In two years, hair loss and my anxiety have only worsened. When a third doctor I visited told me that he suspected androgenetic alopecia and that he was recommending minoxidil (eg Rogaine, and the only treatment for OTC hair loss) approved by the FDA for women), I told him that he had to be confused. There is no magic blood test that says, "Yo, you have this guy, good luck with that." It's no longer an educated guess based on medical history, lifestyle, a series of blood tests and biopsies things like an autoimmune disorder), and these assumptions can be false. I wanted it to be wrong. At age 17, the idea of ​​applying foam in my head every day for the rest of my life seemed so completely unrealistic and outrageous that I walked out of his office without even thanking you.

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Around this time, the therapist I saw for my "high stress level" mr diagnosed with a generalized anxiety disorder – which, to this day, I believe was triggered by hair loss. I went on Lexapro in an attempt to finish the cycle. I kept hearing what the first dermatologist had said two years earlier: "The more you worry about your hair, the more hair you lose." Still, hair loss does not occur. is not stopped, nor my new insecurity. I finally got out of the meds and I tried to accept that it was my destiny.

I was able to keep my problem secret for a while. In college, I had figured out how to dry my hair with two types of volumizers to inflate my wicks and push my part further and further to the side to cover my crown that was thinning. I avoided swimming at all costs (hard to do as a student at the University of Florida), and when I started going out with my boyfriend I did not go swimming at all costs (hard to do as a student at the University of Florida), and when I started going out with my boyfriend. so, I never let him see me with wet hair. Wet hair sticks to your scalp and shows sparse areas. I thought it was the hottest thing in the world; I did not want him to see me like that – to see me ugly.

My hair loss has changed. I said no – and I still do it – at many weekends with friends for fear of not having access to a bathroom where I can wash, dry and hide my fine stains (with fibers keratinic strands that I have) in private. I sometimes stay in rainy or wet nights, when my hair frizz like crazy, because I do not want to let it look thin and bad. I avoid boats and convertibles because the wind bothers me the hair, which must fall and stay in an intentional place. I am constantly wondering if I will be comfortable enough to jump into a pool or take a shower with a future boyfriend. It took me four years to do it with my ex. Of all the thoughts that cross my head every day, about 70% of them concern my hair.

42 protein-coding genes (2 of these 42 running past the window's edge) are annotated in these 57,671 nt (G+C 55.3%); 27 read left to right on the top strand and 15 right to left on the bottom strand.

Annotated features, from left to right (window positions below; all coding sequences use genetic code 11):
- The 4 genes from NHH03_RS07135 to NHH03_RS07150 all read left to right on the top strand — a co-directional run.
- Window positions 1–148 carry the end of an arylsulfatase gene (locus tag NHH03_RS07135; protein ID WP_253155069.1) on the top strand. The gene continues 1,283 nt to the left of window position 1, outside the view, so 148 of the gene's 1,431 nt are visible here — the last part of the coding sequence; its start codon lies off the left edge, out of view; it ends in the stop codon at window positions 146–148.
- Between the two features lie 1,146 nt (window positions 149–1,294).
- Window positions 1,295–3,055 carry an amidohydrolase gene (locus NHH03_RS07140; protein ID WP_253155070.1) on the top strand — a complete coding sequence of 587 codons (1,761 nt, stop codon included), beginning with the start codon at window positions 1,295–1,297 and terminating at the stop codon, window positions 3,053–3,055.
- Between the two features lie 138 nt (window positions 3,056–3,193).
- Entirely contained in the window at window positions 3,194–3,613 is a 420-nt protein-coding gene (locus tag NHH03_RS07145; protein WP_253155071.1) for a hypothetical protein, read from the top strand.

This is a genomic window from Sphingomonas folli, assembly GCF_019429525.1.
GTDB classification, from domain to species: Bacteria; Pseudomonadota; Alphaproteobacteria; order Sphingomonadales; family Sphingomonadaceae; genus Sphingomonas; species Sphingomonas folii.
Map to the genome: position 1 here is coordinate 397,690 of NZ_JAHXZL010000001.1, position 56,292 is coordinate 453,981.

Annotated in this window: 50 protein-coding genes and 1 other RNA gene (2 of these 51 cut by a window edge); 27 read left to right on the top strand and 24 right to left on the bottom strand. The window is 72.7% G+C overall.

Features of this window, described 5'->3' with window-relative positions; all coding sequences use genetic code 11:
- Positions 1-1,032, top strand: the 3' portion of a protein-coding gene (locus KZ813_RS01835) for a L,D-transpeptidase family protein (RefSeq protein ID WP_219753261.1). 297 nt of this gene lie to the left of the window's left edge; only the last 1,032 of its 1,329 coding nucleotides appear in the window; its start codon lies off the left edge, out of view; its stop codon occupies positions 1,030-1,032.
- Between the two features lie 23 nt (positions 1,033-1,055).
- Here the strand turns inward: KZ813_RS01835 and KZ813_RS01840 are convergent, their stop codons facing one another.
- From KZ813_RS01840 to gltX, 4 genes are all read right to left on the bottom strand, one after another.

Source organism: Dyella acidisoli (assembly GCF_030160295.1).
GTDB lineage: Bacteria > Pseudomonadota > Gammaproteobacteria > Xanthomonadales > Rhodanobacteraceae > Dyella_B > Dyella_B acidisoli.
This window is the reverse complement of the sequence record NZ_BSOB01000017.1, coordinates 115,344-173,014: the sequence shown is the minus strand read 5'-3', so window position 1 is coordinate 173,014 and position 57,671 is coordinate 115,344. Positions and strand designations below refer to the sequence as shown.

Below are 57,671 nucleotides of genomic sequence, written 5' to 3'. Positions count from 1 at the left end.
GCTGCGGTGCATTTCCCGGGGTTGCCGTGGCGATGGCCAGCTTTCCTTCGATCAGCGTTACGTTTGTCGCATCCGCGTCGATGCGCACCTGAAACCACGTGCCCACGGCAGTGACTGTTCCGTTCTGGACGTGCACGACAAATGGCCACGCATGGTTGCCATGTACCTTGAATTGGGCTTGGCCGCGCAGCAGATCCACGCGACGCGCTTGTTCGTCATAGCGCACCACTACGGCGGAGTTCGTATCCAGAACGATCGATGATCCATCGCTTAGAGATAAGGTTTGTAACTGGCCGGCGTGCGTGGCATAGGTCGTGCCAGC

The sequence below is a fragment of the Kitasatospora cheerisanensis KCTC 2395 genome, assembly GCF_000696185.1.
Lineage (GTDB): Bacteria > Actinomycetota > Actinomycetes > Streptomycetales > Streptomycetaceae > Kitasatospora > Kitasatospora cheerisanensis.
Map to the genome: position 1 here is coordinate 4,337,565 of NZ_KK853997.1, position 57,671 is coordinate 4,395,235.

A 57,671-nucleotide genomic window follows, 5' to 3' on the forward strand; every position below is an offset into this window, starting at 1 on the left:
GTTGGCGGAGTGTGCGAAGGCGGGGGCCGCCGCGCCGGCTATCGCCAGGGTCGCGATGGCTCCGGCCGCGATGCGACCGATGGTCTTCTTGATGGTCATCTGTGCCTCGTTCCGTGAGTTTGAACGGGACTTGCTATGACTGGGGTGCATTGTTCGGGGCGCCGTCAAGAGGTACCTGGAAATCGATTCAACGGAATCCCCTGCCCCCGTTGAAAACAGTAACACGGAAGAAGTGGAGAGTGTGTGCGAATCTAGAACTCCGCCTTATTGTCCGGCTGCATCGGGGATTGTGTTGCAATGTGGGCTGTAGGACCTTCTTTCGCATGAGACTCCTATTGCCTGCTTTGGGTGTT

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That's why I feel particularly frightened but empowered to put all this there, to relieve myself of being not only another victim of this unjust stigma, but also a perpetuating one.

That's also why I I'm finally taking steps to save the hair that I have left, I've just started working with several leading dermatologists, Neil Sadick, MD, and Dhaval Bhanusali, MD, to explore long-term options that could help , like plasma injections (called PRP) and anti-androgens (especially spironolactone).

I hope that in six months, when my 28th birthday has passed, there will be new growth that will germinate on my head (it usually takes a long time to notice changes But even if there is none, I will wish something completely different when I blow these candles: the courage not to let something so superficial rule my life. And for the other 30 million women there, do not let him ruin theirs either.